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Andrew Carnegie

Past, Present, and Future

 Andrew Carnegie! Pierpont Morgan! Names not without meaning to the man in the street, but, to the Socialist, symbolic of something of far deeper significance than their mention calls up in the mind of the uninitiated.

 Designative of types of two distinct orders of capitalist dominators, representative of two definite eras of industrial history, they bear inconvertible witness to the truth of our scientific conclusion anent the evolutionary nature of capitalism. They are to be cherished as invaluable aids to the understanding of one of the most important lessons the workers have to learn; as raised letters to the blind, ocular demonstration to those who cannot hear.

 As far as may ever be properly said  of human kind, the men they nominate are makers of a page of history incomparably more pregnant of consequences to the world than any which chronicles the activities of royal hero or military genius—ancient lights or modern. They mark an epoch.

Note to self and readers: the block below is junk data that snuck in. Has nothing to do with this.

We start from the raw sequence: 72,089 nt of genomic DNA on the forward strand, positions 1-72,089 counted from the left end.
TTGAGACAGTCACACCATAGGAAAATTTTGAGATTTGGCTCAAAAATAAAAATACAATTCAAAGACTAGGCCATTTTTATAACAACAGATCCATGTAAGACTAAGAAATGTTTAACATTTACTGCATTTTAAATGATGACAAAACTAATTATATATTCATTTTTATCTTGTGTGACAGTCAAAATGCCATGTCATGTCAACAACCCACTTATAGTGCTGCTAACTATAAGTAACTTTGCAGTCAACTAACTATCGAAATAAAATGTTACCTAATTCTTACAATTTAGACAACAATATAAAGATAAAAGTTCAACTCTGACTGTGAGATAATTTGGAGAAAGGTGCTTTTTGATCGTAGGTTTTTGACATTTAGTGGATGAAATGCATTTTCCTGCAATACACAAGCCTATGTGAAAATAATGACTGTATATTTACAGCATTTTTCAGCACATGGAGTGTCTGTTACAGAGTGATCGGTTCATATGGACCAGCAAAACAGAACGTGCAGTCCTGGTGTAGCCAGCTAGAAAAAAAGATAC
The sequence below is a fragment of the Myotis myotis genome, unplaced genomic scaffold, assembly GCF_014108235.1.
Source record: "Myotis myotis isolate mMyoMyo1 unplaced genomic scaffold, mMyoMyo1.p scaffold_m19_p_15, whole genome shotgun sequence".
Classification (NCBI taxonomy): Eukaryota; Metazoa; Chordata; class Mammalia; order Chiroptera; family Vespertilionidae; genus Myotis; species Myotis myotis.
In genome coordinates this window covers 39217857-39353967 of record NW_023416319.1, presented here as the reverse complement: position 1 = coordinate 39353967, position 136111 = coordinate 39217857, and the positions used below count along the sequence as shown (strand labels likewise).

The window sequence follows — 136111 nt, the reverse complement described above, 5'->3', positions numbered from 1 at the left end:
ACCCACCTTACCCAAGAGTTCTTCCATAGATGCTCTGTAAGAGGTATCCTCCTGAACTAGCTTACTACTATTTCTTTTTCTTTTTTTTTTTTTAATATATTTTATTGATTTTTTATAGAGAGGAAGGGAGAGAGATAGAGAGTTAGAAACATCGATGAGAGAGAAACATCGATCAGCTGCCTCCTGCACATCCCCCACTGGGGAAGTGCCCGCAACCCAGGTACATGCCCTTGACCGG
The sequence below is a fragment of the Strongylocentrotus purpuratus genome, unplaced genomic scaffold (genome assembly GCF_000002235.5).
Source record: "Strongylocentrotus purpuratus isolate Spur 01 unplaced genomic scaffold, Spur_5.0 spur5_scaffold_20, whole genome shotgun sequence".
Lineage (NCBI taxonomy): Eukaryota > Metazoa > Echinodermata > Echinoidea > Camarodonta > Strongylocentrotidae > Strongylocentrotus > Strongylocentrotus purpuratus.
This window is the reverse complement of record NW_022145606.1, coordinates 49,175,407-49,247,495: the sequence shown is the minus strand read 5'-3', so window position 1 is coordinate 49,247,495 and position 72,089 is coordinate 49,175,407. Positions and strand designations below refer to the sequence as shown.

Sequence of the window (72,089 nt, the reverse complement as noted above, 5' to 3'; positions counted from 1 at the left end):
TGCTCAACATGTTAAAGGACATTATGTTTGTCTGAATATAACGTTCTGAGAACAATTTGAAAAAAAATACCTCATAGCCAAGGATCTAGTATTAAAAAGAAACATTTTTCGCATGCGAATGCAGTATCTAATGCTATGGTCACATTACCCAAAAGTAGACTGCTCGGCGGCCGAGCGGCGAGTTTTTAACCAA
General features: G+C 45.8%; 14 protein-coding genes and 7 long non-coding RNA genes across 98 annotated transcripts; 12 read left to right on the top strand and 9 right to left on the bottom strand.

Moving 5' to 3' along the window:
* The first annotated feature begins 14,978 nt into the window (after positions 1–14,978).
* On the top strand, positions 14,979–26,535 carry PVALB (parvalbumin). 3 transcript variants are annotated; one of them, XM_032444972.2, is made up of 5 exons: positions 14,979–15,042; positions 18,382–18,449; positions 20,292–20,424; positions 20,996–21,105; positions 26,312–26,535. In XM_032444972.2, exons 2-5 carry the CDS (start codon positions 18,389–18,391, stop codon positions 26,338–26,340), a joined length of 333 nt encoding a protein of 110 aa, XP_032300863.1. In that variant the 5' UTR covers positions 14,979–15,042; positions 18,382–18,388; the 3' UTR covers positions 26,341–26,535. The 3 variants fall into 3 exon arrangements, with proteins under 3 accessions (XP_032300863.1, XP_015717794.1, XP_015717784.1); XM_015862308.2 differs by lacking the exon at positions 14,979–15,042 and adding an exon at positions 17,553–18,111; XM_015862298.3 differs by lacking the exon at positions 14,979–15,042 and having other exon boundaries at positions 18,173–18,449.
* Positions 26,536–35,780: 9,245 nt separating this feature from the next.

The Gospel According to St. Andrew

 Andrew Carnegie, library purveyor and morality expert (what a tribe of experts there seems to be in the world) has been at it again, He thinks “wealth is so obviously unequally distributed that the attention of civilised man must he attracted to it from time to time.” He adds "no amount of charity in spending fortunes in any way compensates for misconduct in making them.” He quotes with approval President Roosevelt's statement that he “would discriminate in the sharpest way between fortunes well won and fortunes ill won, between those gained well as a whole and those gained in evil fashion by keeping just within the bounds of mere law honesty.” and concludes, “There are fortunes swollen beyond all healthy limits; but I say my partners are the people ” !

The Passing of a Brain-Sucker

On the 12th of August the death of Andrew Carnegie was reported, and all the capitalist newspapers united to diffuse an odour of sanctity around the man whose fortune—like all other great fortunes—was built up by the sucking of other men's brains.

It was on the shoulders of others that Carnegie climbed to affluence. Unscrupulous, alike in his dealings with his fellow capitalists and his workmen, he crushed out all who stood in his path, until he came up against a more powerful combination than his own, then he stepped quietly down and out of business, leaving Morgan, Rockefeller & Co. a clear field.

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